NEW YORK: Foreign Minister Bilawal Bhutto-Zardari said on Friday Pakistan was looking for realistic justice for the climate-induced disasters it is facing, not reparations.
“We are not actively seeking climate reparations,” he told journalists at a news conference at UN headquarters in New York. “No one has thus far been successful in getting reparations. It’s a tall ask. We are seeking realistic climate justice.”
The foreign minister also referred to the UN secretary general’s recent suggestion of a climate-swap, countries trading their debt for climate-friendly policies.
As a UNDP report circulated by the media on Friday suggested that cash-strapped Pakistan needs to restructure its debt to avoid a default, Mr Bhutto-Zardari explained that Pakistan was not seeking restructuring of its debts as it could cause some to speculate that the country was going to default. “Let me make it clear. We’re nowhere near a default,” he said.
Says Imran removed from office through democratic process
Explaining the fine difference between reparations and justice, his own address to the 77th UNGA focused on underlining the sufferings of his nation.
The foreign minister, while addressing a gathering of US scholars and experts at the Council on Foreign Relations (CFR) on Thursday, also sought world’s support for flood victims in Pakistan. “The scale and magnitude of flood losses in Pakistan is huge and the international community’s support is vital to complement rehabilitation and reconstruction efforts,” he said. “More than financial assistance, Pakistan needs climate justice and a green plan to rebuild its infrastructure and economy.”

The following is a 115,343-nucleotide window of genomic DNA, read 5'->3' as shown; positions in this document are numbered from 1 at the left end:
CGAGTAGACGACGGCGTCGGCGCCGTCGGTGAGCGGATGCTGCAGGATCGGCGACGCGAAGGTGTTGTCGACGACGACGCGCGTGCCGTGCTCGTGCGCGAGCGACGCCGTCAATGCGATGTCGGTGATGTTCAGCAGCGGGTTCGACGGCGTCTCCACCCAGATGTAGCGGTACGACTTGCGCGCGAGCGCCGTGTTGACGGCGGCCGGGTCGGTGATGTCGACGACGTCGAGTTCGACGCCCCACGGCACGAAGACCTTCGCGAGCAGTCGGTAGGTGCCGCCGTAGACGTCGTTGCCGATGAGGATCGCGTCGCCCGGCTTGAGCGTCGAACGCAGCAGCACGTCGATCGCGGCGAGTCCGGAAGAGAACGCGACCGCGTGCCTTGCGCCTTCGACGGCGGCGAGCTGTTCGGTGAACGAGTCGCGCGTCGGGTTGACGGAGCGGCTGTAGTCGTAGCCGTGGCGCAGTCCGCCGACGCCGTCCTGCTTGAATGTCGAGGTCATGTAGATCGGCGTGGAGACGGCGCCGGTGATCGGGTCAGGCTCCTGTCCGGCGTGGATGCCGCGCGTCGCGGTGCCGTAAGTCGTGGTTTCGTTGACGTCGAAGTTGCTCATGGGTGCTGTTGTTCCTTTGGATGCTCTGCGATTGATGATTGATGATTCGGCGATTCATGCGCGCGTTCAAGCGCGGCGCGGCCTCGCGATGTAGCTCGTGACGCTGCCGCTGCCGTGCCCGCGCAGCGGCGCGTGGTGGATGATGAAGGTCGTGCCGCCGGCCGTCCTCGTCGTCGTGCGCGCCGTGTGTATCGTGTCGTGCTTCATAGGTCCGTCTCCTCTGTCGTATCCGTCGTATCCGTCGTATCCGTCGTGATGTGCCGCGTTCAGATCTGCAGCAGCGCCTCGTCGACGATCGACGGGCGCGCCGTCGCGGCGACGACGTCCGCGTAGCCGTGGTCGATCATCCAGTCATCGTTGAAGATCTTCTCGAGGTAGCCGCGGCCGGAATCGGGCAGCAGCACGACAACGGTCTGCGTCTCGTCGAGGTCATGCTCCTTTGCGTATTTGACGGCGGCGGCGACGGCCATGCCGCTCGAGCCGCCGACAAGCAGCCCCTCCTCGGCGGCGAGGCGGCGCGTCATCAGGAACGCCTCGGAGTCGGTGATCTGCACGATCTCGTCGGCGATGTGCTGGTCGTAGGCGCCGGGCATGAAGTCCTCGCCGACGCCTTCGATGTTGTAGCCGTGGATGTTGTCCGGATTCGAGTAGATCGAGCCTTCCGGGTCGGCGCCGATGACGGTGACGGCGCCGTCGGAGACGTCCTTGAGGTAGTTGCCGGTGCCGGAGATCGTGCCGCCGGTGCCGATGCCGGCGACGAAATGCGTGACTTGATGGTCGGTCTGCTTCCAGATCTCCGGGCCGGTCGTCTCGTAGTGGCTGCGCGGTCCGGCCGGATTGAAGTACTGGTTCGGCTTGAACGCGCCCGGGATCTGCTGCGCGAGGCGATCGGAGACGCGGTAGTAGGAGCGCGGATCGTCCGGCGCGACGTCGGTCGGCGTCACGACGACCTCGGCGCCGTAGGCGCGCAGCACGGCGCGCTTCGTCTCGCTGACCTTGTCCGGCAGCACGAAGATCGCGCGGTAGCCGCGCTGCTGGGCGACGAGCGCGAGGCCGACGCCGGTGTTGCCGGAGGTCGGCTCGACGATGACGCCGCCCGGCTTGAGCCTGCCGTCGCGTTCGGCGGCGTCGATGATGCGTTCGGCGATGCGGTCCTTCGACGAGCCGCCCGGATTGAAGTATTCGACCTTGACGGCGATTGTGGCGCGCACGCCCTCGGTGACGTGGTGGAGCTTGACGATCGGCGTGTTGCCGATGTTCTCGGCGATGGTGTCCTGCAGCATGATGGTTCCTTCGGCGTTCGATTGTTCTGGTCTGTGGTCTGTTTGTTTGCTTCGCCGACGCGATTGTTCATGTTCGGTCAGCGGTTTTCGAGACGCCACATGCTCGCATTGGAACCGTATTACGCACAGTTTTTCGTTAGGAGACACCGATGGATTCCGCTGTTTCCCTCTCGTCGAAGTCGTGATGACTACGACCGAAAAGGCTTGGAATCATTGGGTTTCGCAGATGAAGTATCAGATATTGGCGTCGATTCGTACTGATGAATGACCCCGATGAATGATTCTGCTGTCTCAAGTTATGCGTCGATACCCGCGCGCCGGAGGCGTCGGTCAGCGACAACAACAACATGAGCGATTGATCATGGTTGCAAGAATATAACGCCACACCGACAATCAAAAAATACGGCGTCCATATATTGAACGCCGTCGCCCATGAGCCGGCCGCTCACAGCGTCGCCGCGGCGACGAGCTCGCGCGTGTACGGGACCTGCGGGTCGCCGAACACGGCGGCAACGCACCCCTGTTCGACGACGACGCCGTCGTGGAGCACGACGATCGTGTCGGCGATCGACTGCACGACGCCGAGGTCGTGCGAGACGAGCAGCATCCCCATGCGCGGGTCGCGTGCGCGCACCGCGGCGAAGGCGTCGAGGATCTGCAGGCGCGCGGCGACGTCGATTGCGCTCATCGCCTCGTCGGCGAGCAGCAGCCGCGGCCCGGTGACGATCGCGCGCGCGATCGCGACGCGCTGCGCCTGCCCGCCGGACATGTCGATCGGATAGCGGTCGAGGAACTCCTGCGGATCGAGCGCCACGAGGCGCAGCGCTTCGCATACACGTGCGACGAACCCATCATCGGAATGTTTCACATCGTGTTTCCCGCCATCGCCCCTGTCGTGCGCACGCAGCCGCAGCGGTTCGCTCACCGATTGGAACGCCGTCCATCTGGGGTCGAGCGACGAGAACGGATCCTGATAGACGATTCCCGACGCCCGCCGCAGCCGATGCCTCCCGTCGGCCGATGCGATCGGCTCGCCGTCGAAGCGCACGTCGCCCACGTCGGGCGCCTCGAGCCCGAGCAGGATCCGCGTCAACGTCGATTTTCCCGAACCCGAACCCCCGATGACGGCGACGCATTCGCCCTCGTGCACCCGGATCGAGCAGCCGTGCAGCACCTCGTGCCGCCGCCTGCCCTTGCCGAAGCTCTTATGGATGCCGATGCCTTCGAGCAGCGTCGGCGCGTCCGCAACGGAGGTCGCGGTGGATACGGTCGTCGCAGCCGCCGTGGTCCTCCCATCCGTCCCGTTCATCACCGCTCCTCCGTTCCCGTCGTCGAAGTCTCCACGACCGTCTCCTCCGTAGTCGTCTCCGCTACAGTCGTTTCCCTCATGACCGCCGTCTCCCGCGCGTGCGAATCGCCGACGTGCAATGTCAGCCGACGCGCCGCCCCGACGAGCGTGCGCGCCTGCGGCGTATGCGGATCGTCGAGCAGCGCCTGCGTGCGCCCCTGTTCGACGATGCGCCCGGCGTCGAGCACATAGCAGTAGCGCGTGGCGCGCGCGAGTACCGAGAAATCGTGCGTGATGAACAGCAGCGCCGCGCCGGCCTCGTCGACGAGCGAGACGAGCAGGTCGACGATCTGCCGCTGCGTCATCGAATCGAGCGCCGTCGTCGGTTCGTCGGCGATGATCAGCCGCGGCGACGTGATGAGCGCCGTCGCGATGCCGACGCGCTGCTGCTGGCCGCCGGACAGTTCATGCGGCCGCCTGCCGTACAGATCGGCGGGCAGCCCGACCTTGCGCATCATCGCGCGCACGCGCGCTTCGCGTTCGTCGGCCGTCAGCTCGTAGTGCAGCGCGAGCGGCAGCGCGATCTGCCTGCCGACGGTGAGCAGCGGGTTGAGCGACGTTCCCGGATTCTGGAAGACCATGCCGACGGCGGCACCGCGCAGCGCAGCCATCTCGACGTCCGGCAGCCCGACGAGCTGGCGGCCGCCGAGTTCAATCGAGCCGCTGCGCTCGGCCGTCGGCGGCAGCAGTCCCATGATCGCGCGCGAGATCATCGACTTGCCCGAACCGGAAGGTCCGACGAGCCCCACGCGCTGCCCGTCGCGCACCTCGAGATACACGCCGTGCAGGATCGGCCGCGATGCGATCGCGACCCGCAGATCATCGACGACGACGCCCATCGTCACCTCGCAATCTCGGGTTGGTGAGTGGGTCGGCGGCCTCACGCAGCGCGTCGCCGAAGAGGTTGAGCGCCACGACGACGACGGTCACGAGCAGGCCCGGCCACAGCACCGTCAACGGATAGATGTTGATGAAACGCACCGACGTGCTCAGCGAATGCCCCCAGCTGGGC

Responding to a question about the removal of the PTI government, Mr Bhutto-Zardari said: “For the first time in our history, a prime minister was not hanged or removed from office and sent in exile, [rather] he was removed through the democratic, constitutional process of a vote of no confidence.”
The PDM government, he said, has created a balance, setting up a democratic and peaceful system in the country. “But unfortunately the powers, which have never wanted democracy in Pakistan and never wanted this transition to take succeed, are consistently trying to undermine and reverse this progress,” he said.
He said Mr Khan wanted to bring the army, intelligence agencies and the judiciary under his personal control.
About the recent floods, he said Pakistan was the eighth most vulnerable country to climate change, with initial estimates pointed to losses in excess of $30 billion. He also highlighted the government’s measures in dealing with this calamity, despite challenges.
Appreciating the solidarity and support extended by the US for the flood survivors, the minister reiterated the importance Pakistan attached to its longstanding ties with the US and its commitment to reinforce this bilateral relationship. He also said Pakistan would continue to work with the international community to achieve peace, development, and stability in Afghanistan.
While reiterating Pakistan’s commitment to peace, he said rampant discrimination and persecution of Muslims in India, driven by the violent extremist ideology of Hindutva, was a matter of great concern.
He said in the occupied Kashmir, India was making demographic changes and disenfranchising the Muslims by redrawing the electoral constituencies.
He called on India to reverse the illegal and unilateral steps of Aug 5, 2019 and hoped that enabling conditions would be created for peace and stability in the region.
Published in Dawn, September 24th, 2022